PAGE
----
Back Pain: An Introductory Guide

Back Pain: An Introductory Guide

Back pain is a widespread phenomenon and has been shown to cause more disability than any other condition*.

The care industry may be particularly at risk, with back pain affecting both care workers and care recipients alike.

Despite training in safe manual handling, care workers perform an active and physical role, increasing the risk of symptoms.

Either due to ageing, illness or disability, those receiving care may also be impacted.

While this article aims to provide an introduction to the topic, it shouldn’t replace a GP or physiotherapist consultation for accurate diagnosis and treatment.

What Causes Back Pain?

Back pain can begin for a variety of reasons and is often the result of lifestyle factors, such as posture and daily routine. Commonly, back injuries are caused by simple strains or sprains.

Many sufferers in the care industry may bend and lift repetitively throughout the day, increasing stress on the back, leading to pain.

For those receiving care, spending more time in the bed or chair due to immobility can lead to back stiffness and underlying structural effects. Such lifestyle factors, if not addressed, often result in discomfort.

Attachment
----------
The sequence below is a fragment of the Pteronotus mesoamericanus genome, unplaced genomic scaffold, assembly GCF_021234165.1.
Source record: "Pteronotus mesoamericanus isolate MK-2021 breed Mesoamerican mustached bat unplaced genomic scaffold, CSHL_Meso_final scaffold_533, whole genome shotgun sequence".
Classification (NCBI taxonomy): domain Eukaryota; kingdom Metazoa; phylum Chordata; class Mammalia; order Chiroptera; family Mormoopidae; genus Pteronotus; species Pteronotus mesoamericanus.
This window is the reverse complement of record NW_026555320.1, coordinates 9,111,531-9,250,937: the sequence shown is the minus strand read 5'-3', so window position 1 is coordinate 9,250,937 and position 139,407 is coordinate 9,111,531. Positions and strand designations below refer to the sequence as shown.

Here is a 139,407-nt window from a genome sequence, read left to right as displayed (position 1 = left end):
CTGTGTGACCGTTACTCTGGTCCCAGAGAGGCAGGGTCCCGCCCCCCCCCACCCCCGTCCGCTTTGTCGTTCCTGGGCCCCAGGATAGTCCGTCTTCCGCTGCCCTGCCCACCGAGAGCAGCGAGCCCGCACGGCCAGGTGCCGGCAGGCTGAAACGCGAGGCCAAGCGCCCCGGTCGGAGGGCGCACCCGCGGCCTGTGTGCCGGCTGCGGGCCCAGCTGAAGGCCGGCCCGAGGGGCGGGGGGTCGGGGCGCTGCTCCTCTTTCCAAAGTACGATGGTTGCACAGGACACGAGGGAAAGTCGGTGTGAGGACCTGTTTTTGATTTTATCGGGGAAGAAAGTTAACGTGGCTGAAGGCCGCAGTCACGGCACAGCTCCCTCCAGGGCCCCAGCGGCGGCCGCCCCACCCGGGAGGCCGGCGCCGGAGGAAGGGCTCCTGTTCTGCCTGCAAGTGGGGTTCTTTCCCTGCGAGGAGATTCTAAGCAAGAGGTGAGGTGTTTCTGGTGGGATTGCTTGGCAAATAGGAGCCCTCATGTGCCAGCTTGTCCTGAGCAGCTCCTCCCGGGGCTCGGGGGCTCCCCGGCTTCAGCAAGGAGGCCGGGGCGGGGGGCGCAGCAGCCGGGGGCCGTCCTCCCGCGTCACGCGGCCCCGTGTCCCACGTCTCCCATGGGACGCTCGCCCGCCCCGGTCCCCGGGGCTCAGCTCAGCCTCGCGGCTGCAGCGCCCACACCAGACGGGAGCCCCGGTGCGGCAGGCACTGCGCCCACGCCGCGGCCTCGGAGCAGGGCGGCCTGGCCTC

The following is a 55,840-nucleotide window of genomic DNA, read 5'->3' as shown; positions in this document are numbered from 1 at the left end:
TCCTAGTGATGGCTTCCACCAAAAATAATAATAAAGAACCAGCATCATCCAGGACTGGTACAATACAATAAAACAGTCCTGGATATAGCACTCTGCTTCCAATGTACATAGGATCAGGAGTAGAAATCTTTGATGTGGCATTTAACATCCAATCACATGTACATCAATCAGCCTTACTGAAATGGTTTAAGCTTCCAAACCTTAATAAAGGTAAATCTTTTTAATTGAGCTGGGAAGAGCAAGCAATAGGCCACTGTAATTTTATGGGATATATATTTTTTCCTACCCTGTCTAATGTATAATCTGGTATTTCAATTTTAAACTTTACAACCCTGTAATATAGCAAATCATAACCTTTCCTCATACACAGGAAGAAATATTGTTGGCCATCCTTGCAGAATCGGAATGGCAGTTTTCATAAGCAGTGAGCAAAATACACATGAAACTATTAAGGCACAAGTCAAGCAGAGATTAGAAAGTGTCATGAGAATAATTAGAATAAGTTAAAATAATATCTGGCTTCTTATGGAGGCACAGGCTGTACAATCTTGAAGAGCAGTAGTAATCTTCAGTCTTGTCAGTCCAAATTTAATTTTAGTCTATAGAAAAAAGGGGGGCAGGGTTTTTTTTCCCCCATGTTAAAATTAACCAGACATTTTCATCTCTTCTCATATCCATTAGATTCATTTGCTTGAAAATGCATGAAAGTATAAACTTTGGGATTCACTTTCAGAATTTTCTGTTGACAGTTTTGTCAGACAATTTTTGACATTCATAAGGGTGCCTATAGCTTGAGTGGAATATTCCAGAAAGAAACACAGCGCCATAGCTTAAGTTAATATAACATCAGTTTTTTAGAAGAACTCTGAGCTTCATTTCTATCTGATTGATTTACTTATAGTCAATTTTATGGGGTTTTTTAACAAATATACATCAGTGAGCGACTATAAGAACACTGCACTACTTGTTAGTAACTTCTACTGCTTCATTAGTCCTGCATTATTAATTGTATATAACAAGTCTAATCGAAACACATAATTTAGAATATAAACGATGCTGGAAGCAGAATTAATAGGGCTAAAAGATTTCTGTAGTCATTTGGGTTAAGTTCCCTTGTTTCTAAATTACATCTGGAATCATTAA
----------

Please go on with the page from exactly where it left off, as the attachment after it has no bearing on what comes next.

Therefore the first step to addressing any symptoms is to reflect on any aggravating factors that may be contributing to the problem. Treating your back pain might be as simple as modifying your daily routine to minimise postures and positions which provoke the symptoms.

What Structures Might Be Responsible?

Back pain can originate in a range of structures. Here are the most common:

Discs – Discs are fluid filled structures that sit between each vertebra (bone) in our spine, acting as shock absorbers while allowing us to move. As we age, these discs lose some of their fluid, reducing in height, and are prone to bulging or tearing when we adopt poor postures.

Nerves – ‘Slipped discs’ can sometimes put pressure on one of your spinal nerves, causing pain in the back and down the leg (sciatica). Our nerves transmit messages to and from our brains, providing our skin with sensation and our muscles with instructions to move. When we have a back problem and our spinal nerves are affected, numbness, pins and needles or a loss of muscle strength can result.

Joints – We have joints between each vertebra that connect our spine. Just like our elbows or knees, these joints are designed to move to give our backs flexibility. Like most joints in our body, they are subject to wear and tear (osteoarthritis) which can lead to inflammation, stiffness and pain.